GAO denies federal employees standing in A-76 protests
- By Jason Miller
- Apr 21, 2004
The General Accounting Office has ruled that federal employees do not have the right to file protests to GAO over public-private competitions under revised OMB Circular A-76.
GAO concluded that Agriculture Department employees who tried to file a protest of an A-76 decision had no statutory basis for disputing USDA's choice of a vendor's bid over their bid.
The audit agency issued the ruling
yesterday based on an attempt by USDA employees to protest the selection of Serco Management Services Inc. of Gibbsboro, N.J., for fleet maintenance services for Forest Service locations in California, Hawaii and Guam.
The Agriculture employees and their union, the National Federation of Federal Employees, first filed an agency protest. They took their complaint to GAO after USDA rejected the initial protest.
In its ruling, GAO said neither federal employees nor their unions qualify as interested parties. The Competition in Contracting Act of 1984 defines an interested party as an "actual or prospective bidder or offeror whose direct economic interest would be affected by the award of the contract or by failure to award the contract."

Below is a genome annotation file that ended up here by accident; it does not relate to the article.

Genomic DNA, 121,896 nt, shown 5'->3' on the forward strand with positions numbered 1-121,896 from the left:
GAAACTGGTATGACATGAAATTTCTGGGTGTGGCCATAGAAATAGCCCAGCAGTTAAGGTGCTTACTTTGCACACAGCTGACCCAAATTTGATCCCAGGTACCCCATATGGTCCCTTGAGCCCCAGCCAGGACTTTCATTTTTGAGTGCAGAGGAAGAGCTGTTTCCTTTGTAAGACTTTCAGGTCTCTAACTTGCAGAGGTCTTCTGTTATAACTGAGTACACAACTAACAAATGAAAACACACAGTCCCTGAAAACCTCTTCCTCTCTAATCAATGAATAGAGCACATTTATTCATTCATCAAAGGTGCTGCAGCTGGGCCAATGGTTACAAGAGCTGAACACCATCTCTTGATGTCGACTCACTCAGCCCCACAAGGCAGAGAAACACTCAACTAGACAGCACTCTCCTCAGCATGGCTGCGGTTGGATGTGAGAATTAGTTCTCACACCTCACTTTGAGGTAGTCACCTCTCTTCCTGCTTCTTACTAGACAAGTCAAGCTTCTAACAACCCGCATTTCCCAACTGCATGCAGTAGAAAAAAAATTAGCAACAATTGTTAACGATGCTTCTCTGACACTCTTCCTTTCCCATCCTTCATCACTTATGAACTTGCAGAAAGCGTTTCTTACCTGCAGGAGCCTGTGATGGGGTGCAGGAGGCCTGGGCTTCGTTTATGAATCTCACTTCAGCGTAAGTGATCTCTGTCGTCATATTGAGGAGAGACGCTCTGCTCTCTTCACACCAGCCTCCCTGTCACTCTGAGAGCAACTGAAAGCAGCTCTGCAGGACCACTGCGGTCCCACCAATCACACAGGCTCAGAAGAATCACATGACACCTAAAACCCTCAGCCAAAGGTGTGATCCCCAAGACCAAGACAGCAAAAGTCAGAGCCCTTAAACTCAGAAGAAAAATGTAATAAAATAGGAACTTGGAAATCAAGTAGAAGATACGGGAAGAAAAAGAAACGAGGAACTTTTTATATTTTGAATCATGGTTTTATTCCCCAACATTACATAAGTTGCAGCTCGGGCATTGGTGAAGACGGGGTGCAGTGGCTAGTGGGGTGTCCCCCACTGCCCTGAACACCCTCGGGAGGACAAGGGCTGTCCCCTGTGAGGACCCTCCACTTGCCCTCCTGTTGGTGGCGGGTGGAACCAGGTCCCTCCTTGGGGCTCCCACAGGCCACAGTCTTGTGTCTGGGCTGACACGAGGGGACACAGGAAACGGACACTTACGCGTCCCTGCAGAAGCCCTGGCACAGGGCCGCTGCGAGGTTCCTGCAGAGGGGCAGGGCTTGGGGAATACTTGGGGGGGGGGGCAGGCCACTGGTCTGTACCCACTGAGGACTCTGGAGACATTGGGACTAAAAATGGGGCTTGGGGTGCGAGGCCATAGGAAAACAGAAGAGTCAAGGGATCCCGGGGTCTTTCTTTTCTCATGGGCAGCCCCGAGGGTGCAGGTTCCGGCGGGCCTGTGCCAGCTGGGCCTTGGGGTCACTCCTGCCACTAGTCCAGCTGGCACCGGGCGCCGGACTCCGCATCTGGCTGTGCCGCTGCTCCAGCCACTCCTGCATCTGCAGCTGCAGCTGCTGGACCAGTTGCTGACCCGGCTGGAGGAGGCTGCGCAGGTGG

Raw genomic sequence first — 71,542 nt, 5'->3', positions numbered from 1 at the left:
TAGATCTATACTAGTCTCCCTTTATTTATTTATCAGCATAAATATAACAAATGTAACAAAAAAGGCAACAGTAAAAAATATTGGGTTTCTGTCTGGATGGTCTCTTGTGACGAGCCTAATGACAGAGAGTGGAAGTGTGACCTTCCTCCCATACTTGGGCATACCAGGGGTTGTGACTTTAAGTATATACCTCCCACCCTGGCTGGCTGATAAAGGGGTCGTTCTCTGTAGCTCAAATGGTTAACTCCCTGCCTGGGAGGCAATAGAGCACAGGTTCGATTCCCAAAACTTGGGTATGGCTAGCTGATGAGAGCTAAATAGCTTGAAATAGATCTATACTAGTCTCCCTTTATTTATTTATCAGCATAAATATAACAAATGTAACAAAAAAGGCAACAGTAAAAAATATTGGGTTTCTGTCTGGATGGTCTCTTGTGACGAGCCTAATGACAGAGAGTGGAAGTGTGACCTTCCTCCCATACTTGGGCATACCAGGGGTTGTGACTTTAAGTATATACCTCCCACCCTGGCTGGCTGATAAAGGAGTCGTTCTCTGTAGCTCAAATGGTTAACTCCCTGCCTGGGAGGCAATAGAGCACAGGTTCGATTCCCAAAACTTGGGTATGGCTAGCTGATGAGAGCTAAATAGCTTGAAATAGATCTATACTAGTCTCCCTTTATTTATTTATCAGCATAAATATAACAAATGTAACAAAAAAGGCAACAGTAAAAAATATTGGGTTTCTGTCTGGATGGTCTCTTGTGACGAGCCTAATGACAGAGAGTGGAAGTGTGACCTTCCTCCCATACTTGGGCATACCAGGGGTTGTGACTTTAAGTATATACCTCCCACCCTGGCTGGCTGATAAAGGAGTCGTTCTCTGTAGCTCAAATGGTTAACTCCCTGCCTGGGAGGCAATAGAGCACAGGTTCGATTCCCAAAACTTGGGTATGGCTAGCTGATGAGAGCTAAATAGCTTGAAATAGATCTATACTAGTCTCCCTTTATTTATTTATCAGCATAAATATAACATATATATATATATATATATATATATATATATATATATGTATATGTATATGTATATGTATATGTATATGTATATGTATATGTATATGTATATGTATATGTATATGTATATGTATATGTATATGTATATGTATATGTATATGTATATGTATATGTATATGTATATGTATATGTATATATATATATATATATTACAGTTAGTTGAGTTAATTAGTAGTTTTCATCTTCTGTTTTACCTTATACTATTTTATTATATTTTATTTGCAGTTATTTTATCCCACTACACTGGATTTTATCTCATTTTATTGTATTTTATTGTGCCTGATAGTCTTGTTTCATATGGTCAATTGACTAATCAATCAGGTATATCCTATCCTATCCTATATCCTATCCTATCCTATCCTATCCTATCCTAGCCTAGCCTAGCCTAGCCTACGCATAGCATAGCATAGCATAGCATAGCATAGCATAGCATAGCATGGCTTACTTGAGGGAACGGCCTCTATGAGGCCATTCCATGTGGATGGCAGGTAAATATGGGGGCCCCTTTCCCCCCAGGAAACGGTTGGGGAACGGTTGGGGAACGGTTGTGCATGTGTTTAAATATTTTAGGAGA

GAO comptroller general David Walker sent a letter to Sen. Susan Collins (R-Maine), chairwoman of the Senate Governmental Affairs Committee, suggesting Congress amend CICA to give federal employees standing in such protests.
"The law requires us to find that, even under the revised circular, the [federal employees submitting the bid are] not an actual or prospective offeror, and we, therefore, do not have legal authority to hear protests filed on [their] behalf," Walker said. "Accordingly if [the employees] are to be granted standing, that will be a decision for Congress to make ? by amending CICA."
GAO consistently has found that federal employees and unions cannot protest any aspect of an A-76 competition. But last summer, GAO asked for input into whether federal employee teams could protest. The congressional audit agency received 71 comments and used this case to proclaim its opinion.
There is support in Congress and industry for such an amendment. Rep. Tom Davis (R-Va.), chairman of the House Government Reform Committee, has said he would support some protest rights for government employees. Stan Soloway, president of the Professional Services Council of Arlington, Va., said it would back an amendment giving the government officials who submit A-76 bids for employee teams standing in protests before GAO.